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Proceedings Paper

Non-rigid target tracking in 2D ultrasound images using hierarchical grid interpolation
Author(s): Lucas Royer; Marie Babel; Alexandre Krupa
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Paper Abstract

In this paper, we present a new non-rigid target tracking method within 2D ultrasound (US) image sequence. Due to the poor quality of US images, the motion tracking of a tumor or cyst during needle insertion is considered as an open research issue. Our approach is based on well-known compression algorithm in order to make our method work in real-time which is a necessary condition for many clinical applications. Toward that end, we employed a dedicated hierarchical grid interpolation algorithm (HGI) which can represent a large variety of deformations compared to other motion estimation algorithms such as Overlapped Block Motion Compensation (OBMC), or Block Motion Algorithm (BMA). The sum of squared difference of image intensity is selected as similarity criterion because it provides a good trade-off between computation time and motion estimation quality. Contrary to the others methods proposed in the literature, our approach has the ability to distinguish both rigid and non-rigid motions which are observed in ultrasound image modality. Furthermore, this technique does not take into account any prior knowledge about the target, and limits the user interaction which usually complicates the medical validation process. Finally, a technique aiming at identifying the main phases of a periodic motion (e.g. breathing motion) is introduced. The new approach has been validated from 2D ultrasound images of real human tissues which undergo rigid and non-rigid deformations.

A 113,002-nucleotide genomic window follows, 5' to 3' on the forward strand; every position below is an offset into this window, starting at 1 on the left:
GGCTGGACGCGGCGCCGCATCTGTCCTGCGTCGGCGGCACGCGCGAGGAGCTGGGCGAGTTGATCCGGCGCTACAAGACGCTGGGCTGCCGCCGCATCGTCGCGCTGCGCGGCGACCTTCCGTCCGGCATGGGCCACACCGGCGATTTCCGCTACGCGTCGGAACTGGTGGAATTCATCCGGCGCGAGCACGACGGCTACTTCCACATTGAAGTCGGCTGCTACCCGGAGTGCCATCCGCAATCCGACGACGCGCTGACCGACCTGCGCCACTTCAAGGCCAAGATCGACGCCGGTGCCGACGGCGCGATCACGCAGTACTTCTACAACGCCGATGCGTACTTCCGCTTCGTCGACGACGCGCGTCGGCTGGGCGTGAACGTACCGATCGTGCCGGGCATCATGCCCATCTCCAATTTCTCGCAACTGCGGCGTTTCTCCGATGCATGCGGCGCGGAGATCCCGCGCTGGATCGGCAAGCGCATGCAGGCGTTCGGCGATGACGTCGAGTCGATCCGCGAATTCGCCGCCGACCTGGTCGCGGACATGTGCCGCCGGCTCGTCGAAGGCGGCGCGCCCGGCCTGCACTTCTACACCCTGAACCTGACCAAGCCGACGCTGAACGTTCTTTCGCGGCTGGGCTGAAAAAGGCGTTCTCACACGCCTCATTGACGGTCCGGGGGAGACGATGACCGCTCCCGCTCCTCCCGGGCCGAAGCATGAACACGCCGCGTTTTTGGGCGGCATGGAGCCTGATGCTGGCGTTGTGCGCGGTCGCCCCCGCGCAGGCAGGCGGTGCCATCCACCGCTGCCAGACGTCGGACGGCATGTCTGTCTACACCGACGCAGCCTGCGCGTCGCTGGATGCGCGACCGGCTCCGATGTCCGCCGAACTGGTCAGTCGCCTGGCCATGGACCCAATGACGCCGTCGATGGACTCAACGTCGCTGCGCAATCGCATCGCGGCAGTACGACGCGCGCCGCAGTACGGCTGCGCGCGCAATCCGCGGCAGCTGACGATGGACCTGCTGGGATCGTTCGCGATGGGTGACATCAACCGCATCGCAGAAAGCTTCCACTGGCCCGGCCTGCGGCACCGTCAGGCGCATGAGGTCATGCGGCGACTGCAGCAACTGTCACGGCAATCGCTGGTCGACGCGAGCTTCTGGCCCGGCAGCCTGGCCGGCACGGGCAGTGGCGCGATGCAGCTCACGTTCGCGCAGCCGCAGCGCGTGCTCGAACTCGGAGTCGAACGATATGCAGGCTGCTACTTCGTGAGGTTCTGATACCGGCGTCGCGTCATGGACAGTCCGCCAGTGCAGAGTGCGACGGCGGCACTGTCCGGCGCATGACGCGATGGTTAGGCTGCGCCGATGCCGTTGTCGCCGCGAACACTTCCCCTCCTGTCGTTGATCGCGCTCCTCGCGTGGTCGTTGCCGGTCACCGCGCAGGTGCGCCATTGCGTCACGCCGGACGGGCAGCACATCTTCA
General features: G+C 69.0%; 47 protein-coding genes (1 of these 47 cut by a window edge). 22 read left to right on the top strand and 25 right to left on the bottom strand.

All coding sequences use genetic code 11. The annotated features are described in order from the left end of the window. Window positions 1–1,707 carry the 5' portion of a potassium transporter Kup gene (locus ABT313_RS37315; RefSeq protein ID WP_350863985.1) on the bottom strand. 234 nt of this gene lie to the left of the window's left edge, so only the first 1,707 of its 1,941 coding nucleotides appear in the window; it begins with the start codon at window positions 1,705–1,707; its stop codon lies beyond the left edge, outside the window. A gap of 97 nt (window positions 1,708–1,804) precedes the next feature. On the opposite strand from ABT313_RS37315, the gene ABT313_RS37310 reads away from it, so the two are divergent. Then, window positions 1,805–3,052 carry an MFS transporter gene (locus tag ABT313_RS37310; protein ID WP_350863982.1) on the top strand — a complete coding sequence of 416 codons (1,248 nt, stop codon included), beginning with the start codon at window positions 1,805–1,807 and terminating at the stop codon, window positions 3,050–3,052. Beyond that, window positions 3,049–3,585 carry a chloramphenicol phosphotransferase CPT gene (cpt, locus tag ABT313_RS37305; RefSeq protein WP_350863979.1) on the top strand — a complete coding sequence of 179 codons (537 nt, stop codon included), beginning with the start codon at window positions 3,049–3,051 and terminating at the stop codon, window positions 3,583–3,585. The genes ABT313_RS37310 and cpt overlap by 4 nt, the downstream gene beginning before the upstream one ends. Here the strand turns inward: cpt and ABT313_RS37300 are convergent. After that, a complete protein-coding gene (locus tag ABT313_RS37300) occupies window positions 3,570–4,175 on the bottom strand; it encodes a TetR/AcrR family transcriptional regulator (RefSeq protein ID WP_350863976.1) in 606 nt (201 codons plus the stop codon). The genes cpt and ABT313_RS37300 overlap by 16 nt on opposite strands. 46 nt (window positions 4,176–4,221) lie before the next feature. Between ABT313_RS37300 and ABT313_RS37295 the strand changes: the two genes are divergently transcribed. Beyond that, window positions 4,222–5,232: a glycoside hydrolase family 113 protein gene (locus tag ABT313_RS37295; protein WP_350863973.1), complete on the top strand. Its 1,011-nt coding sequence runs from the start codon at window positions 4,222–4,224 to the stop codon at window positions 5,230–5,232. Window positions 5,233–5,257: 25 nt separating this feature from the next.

Paper Details

Date Published: 21 March 2014
PDF: 7 pages
Proc. SPIE 9034, Medical Imaging 2014: Image Processing, 90343O (21 March 2014); doi: 10.1117/12.2041923
Show Author Affiliations
Lucas Royer, INRIA Rennes (France)
Marie Babel, INRIA Rennes (France)
Alexandre Krupa, INRIA Rennes (France)

Published in SPIE Proceedings Vol. 9034:
Medical Imaging 2014: Image Processing
Sebastien Ourselin; Martin A. Styner, Editor(s)

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